It is also worth noting some of the errors that Smith did not correct in either 1837 or 1840. Since 1830, the book of Alma has included references to two dissident groups of Nephites: the Amlicites found in chapters 23, and the Amalekites of chapters 21–27 and 43. Textual criticism, however, strongly suggests that these were the same people, who became disjoined through a spelling error.62 This changes the narrative arc of the book of Alma, and if Joseph Smith was a master storyteller, it is odd that he never caught the (p.71) mistake (though it is also strange that for the rest of his life, he almost never used Book of Mormon characters or stories in either his writings or his sermons).63 Similarly, the 1837 edition added nine words to 3 Nephi 22:4 (which is quoting Isaiah 54:4): “for thou shalt forget the shame of thy youth, and shalt not remember the reproach of thy youth, and shalt not remember the reproach of thy widowhood any more.” But rather than being a veiled reference to the censure Smith had experienced as a teenager, both for his religious claims and his short-lived career as a treasure seeker, it appears that this is a simple case of dittography—when the typesetter’s eye skipped back from the second of thy to the first of thy, and he inadvertently copied the same line twice. Yet Smith did not correct this mistake in his editing for the 1840 edition.

In examining the changes made for the 1837 edition, it is possible to see Joseph Smith as a reader of the Book of Mormon, and it is striking how constrained he seemed to be in his revisions. He worked through the text making grammatical improvements, in a less than systematic fashion, but hardly any of this work resembled the theological innovations or narrative expansions that characterized his editing of the Bible or the Doctrine and Covenants. Very few of his 1837 revisions reinterpret or explain the text, and he never inserted additional information derived from new revelations. Nevertheless, it is remarkable that he was willing to update the language of a book that had been dictated in a fairly exact form, which he asserted had come from God. The 1837 Book of Mormon was the beginning of a translation of the text into modern English, which contrasts with the attitude of the LDS church today, where such efforts are strongly discouraged.64 Even the punctuation, which was added by the non-Mormon typesetter and hence had little claim to canonical status, has been retained mostly unchanged.

(p.72) Conclusion

Since the death of Joseph Smith in 1844, the LDS church has not continued the type of widespread grammatical and stylistic updating that Smith practiced in 1837, even as the somewhat awkward, archaic language of the Book of Mormon has become increasingly removed from common English over the last two centuries. Instead, the LDS church has acted mostly as a conservator of the Book of Mormon as Smith left it, and they greatly value uniformity, so at any given time there is only one official, authorized English version of the Book of Mormon, which takes precedence over any previous editions. These editions have never included footnotes identifying textual variants or explaining changes over time. Thanks to the Book of Mormon Critical Text Project and the Joseph Smith Papers, Latter-day Saints now have much more access to information about the history of their signature scripture, and perhaps future official editions will incorporate the results of those scholarly endeavors.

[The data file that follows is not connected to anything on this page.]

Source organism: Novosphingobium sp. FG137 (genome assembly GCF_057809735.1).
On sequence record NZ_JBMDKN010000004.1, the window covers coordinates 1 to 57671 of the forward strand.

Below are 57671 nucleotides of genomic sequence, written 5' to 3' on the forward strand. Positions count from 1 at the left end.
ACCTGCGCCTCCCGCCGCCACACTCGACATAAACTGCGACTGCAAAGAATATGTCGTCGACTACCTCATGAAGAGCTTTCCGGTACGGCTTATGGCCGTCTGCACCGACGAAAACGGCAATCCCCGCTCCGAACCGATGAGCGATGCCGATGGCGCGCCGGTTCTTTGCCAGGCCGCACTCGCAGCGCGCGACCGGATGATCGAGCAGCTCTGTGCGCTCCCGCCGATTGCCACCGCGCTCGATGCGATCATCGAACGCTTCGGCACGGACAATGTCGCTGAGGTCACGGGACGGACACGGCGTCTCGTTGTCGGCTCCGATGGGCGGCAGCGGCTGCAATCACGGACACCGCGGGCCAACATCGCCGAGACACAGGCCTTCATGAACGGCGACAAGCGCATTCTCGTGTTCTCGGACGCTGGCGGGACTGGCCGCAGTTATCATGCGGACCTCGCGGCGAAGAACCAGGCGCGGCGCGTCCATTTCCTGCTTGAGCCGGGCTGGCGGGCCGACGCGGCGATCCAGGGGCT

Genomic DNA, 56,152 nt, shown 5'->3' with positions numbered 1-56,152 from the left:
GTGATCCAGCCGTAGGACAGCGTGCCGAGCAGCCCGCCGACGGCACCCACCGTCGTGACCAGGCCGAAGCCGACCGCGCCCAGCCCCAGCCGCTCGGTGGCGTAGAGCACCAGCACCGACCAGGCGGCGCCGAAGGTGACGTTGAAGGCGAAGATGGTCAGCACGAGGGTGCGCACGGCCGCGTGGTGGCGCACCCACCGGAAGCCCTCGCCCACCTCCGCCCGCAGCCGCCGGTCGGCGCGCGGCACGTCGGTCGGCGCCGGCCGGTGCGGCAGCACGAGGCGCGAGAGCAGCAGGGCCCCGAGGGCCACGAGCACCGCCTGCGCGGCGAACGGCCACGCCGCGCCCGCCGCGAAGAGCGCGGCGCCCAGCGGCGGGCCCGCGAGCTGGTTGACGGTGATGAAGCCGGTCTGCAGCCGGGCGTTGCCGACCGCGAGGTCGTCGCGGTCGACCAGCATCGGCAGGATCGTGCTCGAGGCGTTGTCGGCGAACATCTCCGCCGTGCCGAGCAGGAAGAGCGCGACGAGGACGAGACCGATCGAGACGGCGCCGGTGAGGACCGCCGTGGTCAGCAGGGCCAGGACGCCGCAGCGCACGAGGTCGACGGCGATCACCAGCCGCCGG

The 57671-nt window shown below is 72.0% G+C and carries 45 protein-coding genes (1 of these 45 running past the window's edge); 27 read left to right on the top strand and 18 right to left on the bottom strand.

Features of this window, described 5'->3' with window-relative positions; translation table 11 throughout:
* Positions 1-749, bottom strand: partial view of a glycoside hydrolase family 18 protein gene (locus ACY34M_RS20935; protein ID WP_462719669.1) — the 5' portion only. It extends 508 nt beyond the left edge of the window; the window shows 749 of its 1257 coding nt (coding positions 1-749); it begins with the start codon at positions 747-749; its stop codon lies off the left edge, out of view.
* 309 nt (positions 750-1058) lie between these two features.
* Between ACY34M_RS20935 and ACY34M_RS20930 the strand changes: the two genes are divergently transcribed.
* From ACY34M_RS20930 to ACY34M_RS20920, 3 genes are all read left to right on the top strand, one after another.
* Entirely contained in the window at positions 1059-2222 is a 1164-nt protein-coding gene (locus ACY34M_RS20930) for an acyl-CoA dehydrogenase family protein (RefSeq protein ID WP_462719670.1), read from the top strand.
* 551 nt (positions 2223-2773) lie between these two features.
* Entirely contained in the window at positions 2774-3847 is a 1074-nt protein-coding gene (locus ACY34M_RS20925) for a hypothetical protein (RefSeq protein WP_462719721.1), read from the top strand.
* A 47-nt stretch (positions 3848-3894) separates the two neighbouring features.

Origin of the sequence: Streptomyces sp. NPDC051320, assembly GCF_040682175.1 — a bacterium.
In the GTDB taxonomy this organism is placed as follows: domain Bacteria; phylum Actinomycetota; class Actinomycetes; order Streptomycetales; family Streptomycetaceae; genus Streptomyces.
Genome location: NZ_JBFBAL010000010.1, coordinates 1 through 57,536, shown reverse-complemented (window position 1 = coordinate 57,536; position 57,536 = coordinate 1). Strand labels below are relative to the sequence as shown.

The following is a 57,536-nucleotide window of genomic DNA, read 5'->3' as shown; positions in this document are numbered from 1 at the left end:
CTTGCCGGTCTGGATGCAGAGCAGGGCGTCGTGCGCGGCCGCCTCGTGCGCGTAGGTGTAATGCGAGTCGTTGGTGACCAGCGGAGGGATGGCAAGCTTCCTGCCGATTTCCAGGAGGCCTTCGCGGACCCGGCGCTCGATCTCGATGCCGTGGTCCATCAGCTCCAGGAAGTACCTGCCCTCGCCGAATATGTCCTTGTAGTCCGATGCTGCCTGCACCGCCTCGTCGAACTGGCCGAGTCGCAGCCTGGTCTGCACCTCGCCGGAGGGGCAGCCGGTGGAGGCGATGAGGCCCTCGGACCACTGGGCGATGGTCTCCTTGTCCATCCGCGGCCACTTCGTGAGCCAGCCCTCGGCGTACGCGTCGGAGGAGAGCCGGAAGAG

Scholars working on the Book of Mormon should consult Skousen’s Earliest Text first, which reconstructs Smith’s original dictation as accurately as possible. The facsimile transcripts in Skousen’s Original Manuscript and Printer’s Manuscript volumes are invaluable for detailed studies of specific passages from those sources, though the color-coding of the transcript in the Skousen and Jensen edition of the Printer’s Manuscript65 makes it much easier to see the later additions and corrections made by John Gilbert, Oliver Cowdery, and especially Joseph Smith’s revisions for the 1837 edition. Moreover, the photographs in the Skousen and Jensen volume can be used in conjunction with Skousen’s facsimile transcripts. And finally, any significant changes in the text can be quickly and precisely tracked by means of Skousen’s Analysis of Textual Variants.

Critics have long pointed to changes in the Book of Mormon as evidence against its claims of miraculous origins, but whatever the ultimate worth of such claims, it is clear from textual criticism that the Original (p.73) Manuscript was a painstaking transcript of Smith’s dictation—essentially an oral performance—in 1829. From that time, the text was regarded as complete and mostly fixed, apart from inadvertent errors arising from copying and typesetting mistakes (many of which have been corrected) and the extensive grammatical and stylistic updating undertaken by Smith in 1837. There have been relatively few deliberate, substantive changes, and fewer still that have any significant effect on either the theology or the rather complicated narrative, which shows signs of having been carefully composed. The exact wording of the earliest text will matter a great deal to scholars who regard the book as an important work of American literature or world scripture, and to believers who see it as a gift from God pointing the way to salvation. For both sets of readers—and the two groups are not mutually exclusive—careful reading and detailed interpretation, as well as the textual criticism that makes them possible, are essential.